Tuesday Tips: Mastery versus Exposure

Reading, math, science, nature study, art, art appreciation, poetry, music, music appreciation, physical activity, foreign language, logic, Bible, handicrafts, life skills, and so on.

There are often so many different things that we want to teach our children, and it can be pretty overwhelming. A while back, I talked about not having to do everything every day, but today I want to talk about mastery versus exposure.

What are Mastery and Exposure

There are some subjects and skills that I want my children to master before they leave my homeschool. For example, they need a good mastery of phonics so that they can read well. They need to master math to the level that allows them to function well in adulthood (maybe not calculus but at least introductory algebra.).

However, my children do not need to have mastery of fine arts or poetry. This does not mean that I do not include them in my homeschool or that they are not important, but that the goal is different.

When is Mastery Important?

The areas for which mastery is important are often skill-based subjects, which they will need to use throughout their lives. We also consider a good knowledge of the Bible essential, though they will hopefully continue to learn and grow in that area for the rest of their lives.

Areas, where we want exposure tend to be content areas. These are subjects that I want to share with them, but I don’t expect them to master them.

For example, it is important that my children have exposure to various famous artists and musicians. However, they don’t need to pass a test on their various works. My goal for fine arts is for my children to gain some knowledge and interest and be able to find out more.

Some subjects may be both mastery and exposure for some children. In our home, I wanted to expose my children to musical instruments, but it was not necessary to me that they be proficient on the instrument. However, my daughter loves playing her violin and is working towards mastery. Since it was a priority for her, I shifted her schedule around to allow time for mastery in that area.

Why is it Important?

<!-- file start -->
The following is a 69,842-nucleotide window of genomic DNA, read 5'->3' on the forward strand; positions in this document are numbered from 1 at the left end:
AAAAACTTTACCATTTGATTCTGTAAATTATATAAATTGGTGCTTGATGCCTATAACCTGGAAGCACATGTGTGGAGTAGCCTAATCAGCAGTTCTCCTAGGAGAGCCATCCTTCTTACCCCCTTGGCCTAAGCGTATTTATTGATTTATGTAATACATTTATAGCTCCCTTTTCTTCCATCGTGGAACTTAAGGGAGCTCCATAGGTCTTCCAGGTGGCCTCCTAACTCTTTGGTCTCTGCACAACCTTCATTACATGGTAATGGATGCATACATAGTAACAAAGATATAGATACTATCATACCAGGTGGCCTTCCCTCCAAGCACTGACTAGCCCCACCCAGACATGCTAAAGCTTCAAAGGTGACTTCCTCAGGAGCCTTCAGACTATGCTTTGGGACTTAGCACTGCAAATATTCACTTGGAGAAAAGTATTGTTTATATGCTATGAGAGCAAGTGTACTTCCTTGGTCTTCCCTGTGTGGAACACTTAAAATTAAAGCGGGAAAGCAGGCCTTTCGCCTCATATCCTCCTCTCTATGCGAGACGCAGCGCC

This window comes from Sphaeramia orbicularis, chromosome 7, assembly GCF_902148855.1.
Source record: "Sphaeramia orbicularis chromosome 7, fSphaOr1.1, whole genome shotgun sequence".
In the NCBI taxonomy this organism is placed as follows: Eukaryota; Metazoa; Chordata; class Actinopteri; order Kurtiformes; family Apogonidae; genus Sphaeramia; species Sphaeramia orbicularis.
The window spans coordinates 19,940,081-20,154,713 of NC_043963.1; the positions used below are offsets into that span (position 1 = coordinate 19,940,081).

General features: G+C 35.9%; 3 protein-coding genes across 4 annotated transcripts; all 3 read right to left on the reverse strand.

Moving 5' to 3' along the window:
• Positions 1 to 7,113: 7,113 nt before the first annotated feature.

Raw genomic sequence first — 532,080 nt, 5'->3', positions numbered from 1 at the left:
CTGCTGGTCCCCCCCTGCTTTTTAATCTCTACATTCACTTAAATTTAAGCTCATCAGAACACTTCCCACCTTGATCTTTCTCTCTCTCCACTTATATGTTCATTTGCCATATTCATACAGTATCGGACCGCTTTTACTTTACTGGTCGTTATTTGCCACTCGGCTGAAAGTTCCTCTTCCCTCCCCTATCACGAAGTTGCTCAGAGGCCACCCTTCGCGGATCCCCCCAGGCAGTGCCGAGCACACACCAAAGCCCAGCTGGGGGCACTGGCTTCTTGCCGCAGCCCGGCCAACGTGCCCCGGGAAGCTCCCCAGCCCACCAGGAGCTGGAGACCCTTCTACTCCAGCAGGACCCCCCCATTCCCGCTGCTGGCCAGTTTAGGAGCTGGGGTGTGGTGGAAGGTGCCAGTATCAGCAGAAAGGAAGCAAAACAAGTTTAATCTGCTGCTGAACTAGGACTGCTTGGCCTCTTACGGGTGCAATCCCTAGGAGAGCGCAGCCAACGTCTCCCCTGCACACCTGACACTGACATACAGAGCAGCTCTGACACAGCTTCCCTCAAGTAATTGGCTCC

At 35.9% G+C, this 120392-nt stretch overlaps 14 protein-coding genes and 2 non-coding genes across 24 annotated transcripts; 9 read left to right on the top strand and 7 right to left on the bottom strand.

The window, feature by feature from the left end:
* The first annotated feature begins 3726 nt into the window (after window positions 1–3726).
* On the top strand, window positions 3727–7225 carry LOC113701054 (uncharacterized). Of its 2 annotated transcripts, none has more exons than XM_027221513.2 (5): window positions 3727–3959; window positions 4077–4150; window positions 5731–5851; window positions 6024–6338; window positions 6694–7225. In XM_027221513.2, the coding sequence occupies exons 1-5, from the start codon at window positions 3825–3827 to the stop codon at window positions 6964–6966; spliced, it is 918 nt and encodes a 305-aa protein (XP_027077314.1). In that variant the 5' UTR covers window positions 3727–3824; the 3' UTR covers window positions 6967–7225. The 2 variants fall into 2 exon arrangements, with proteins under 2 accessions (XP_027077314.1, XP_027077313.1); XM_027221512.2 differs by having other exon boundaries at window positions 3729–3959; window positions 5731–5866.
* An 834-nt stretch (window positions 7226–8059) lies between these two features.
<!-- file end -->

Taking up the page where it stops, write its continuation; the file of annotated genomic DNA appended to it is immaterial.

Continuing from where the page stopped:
Analyzing each subject, you teach with the mastery or exposure concept in mind is important. By deciding if it is mastery or exposure, you can better determine how to include it in your homeschool.

One example from our home is math. Since I want a solid mastery of the math courses, I have chosen to use a formal curriculum which my children work on at some point during most school days.

However, poetry is a subject to which I want to expose them without requiring mastery. Therefore, I include it during our read-aloud or poetry tea times. They get to hear and enjoy the poems, but I do not require formal work.

You can certainly use a curriculum for areas that are just exposure (we love using our fine arts curriculum to make it easier for me to be intentional). However, remembering that your goal is exposure can take some of the pressure off and give you more flexibility. 

This can also help you with a tip I posted a while back, not needing to do everything every day.

So, take some time to determine what subjects you want your children to master and which ones you just want to expose them to, and then use that information to help make your homeschool schedule work to meet your goals.

Resource Library and Affiliate Disclosure

When you sign up for the Schoolin’ Swag free resource library, you will get a link and password to the library; we are adding to the library each month with new items. You will also get a bi-weekly newsletter email to keep you updated on what we have going on.

Resource Library 

This post may contain affiliate or referral links, including Amazon affiliate links. As always, I will never recommend a product that I don’t believe in, and you will never be charged more for purchasing through our links. It does help pay for the costs associated with the blog.

Leave a Reply

Fill in your details below or click an icon to log in:

WordPress.com Logo

You are commenting using your WordPress.com account. Log Out /  Change )

Twitter picture

You are commenting using your Twitter account. Log Out /  Change )

Facebook photo

You are commenting using your Facebook account. Log Out /  Change )

Connecting to %s